First for Transcription Tuesday as entire book transcribed in one day

By Rosemary Collins, 7 February 2019 - 12:28pm

Who Do You Think You Are? Magazine’s annual volunteer event broke new ground as our readers transcribed an entire book of railway accident records

Transcription Tuesday Who Do You Think You Are? Magazine
Who Do You Think You Are? Magazine staff do our bit for Transcription Tuesday

Who Do You Think You Are? Magazine’s third annual Transcription Tuesday event was a great success, marking the first time our volunteers have transcribed a whole book in a single day.

For Transcription Tuesday 2019, we teamed up with the Railway Work, Life and Death project to transcribe a 119-page book of railway worker accident records, created by the Amalgamated Society of Railway Servants and spanning 1901-1905.

On 5 February, WDYTYA? Magazine readers and other volunteers from around the world gave up their time to take part, using Google Spreadsheets to transcribe the records from their home computers.

In total, they transcribed the entire book and a number of supplementary documents, covering around 3,800 cases of worker injuries and deaths, an increase of over 80% on the records currently available and creating a valuable resource for those researching railway worker ancestors.

Project leader Dr Mike Esbester of the University of Portsmouth said: “This is the first time we've been able to work with large numbers of people like this; we were amazed at the interest and generosity of all those who got involved, so a massive thank you to everyone!”

He added that many volunteers said they wanted to carry on supporting the project, and urged anyone who was interested to sign up on their website.

Railway Work Life and Death
A page from the railway worker accidents book that Who Do You Think You Are? Magazine readers transcribed

Meanwhile, other volunteers worked on transcriptions projects with Warwickshire County Record Office (WCRO) and FamilySearch, the world’s largest free family history website.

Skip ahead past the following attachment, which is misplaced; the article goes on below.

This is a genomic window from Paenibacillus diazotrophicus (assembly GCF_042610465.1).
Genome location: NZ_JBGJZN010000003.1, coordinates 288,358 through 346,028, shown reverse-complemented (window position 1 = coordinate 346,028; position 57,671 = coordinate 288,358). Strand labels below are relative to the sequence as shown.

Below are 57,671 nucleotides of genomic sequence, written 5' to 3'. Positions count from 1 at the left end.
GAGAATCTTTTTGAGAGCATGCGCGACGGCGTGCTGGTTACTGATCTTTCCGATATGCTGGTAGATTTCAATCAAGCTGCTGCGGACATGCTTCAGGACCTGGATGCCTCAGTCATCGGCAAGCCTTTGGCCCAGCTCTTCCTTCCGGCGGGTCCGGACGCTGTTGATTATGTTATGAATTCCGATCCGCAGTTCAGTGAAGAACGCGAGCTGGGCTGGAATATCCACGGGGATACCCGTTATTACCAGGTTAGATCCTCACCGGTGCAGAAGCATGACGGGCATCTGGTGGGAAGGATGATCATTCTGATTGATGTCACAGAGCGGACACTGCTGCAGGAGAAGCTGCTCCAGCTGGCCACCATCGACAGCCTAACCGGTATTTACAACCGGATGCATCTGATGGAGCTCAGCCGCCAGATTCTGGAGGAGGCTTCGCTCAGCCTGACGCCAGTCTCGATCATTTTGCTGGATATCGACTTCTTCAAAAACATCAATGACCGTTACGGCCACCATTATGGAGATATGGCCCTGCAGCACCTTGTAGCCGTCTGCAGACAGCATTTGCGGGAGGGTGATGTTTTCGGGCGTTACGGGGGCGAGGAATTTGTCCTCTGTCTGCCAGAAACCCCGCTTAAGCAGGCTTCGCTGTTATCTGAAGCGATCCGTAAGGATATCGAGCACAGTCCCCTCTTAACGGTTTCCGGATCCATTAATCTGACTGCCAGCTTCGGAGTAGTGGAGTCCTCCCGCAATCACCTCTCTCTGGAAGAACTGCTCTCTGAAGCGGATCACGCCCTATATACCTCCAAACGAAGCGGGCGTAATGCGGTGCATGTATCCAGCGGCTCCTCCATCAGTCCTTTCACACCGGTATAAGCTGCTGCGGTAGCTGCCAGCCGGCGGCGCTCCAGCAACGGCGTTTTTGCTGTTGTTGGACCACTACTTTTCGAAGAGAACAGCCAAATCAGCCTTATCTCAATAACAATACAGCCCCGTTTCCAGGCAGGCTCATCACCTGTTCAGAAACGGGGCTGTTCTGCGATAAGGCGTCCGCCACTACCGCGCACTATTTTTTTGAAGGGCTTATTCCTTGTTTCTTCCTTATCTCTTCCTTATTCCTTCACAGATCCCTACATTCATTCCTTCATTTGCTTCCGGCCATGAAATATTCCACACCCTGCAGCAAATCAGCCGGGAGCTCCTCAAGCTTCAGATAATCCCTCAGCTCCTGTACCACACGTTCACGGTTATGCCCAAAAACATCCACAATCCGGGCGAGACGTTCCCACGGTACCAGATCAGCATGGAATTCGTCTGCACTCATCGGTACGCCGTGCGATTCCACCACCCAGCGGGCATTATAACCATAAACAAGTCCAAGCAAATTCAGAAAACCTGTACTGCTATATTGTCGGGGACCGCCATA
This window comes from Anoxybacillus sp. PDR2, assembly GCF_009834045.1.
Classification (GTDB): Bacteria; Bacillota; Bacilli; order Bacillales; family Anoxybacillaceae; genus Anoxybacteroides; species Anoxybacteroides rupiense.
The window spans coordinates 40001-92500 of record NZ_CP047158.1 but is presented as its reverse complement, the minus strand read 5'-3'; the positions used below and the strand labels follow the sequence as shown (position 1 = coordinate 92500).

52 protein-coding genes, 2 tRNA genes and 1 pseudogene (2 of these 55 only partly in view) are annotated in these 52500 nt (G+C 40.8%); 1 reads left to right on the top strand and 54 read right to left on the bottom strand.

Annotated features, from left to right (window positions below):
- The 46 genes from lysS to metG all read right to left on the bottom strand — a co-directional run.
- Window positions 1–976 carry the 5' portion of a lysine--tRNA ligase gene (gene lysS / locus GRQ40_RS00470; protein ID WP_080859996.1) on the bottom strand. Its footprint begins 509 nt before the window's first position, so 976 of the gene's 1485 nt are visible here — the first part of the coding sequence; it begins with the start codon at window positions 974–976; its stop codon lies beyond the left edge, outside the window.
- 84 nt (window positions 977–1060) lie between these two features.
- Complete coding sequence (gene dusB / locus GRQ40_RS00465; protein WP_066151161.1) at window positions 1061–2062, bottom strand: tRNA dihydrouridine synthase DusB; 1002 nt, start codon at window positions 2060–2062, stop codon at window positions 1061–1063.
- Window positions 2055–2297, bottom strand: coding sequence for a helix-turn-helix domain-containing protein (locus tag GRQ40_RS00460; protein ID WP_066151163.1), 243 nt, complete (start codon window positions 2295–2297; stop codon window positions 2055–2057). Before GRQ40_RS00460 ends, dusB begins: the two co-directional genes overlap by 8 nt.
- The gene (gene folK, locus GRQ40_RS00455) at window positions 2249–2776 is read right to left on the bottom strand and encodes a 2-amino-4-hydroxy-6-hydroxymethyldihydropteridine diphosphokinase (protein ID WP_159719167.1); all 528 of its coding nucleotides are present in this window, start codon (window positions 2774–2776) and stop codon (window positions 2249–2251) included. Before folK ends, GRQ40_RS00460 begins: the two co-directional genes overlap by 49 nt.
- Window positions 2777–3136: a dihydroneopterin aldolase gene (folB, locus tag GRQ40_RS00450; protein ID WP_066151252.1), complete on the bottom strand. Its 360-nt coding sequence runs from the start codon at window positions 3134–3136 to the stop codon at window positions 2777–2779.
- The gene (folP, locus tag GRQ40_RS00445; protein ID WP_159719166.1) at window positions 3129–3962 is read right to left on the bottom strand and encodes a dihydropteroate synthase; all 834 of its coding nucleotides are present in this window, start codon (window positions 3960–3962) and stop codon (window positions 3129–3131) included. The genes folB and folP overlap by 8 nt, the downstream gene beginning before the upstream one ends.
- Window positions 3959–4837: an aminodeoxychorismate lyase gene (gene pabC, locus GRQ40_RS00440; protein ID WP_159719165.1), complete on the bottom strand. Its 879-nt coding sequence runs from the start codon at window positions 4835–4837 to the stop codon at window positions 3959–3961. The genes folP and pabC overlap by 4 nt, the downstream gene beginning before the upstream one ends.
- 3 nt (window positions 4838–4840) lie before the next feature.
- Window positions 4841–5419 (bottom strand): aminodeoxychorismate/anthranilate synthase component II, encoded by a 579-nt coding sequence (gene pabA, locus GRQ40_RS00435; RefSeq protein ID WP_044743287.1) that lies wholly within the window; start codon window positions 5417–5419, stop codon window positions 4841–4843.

Volunteers used WCRO’S Warwickshire Bytes crowdsourcing project to transcribe quarter session deposition records. The depositions, an early form of witness statement in criminal trials, date from 1829 to 1900, making them an excellent source for family, local and social history.

In total 61 depositions were transcribed, adding almost 100 names to the Warwickshire Bytes database.

Project archivist Sharon Forman called Transcription Tuesday “exhausting and exhilarating”, adding: “Many of our volunteers have come back to us to say how much they enjoyed the work and we are delighted with the results they produced for us."

Finally, we continued our partnership with FamilySearch, with volunteers transcribing Cumbria, Essex and Shropshire parish registers and Herefordshire bishop’s transcripts. The records date from 1754 to 1990 and record baptisms, marriages and burials – the backbone of family history research.

Brian McKechnie, FamilySearch's family history centre logistics specialist, said: "More than 10,000 parish records were indexed and added to our searchable collections. These will be a boon to the global family history research community. Our sincere thanks also go to WDYTYA? Magazine for organising such a great worldwide event. "

Many of our readers got in touch to say how rewarding they’d found Transcription Tuesday. Rosemary Atkins, who transcribed four Warwickshire depositions, said she’d had an “interesting and fun time”, adding: “I'm glad I wasn't a thief in the 1830s. Most punishments seem to have been hard labour, with one additional private whipping.”

WDYTYA? Magazine editor Sarah Williams thanked all the volunteers who took part. “Once again, their commitment and dedication meant that thousands more records have become available to family historians,” she said.

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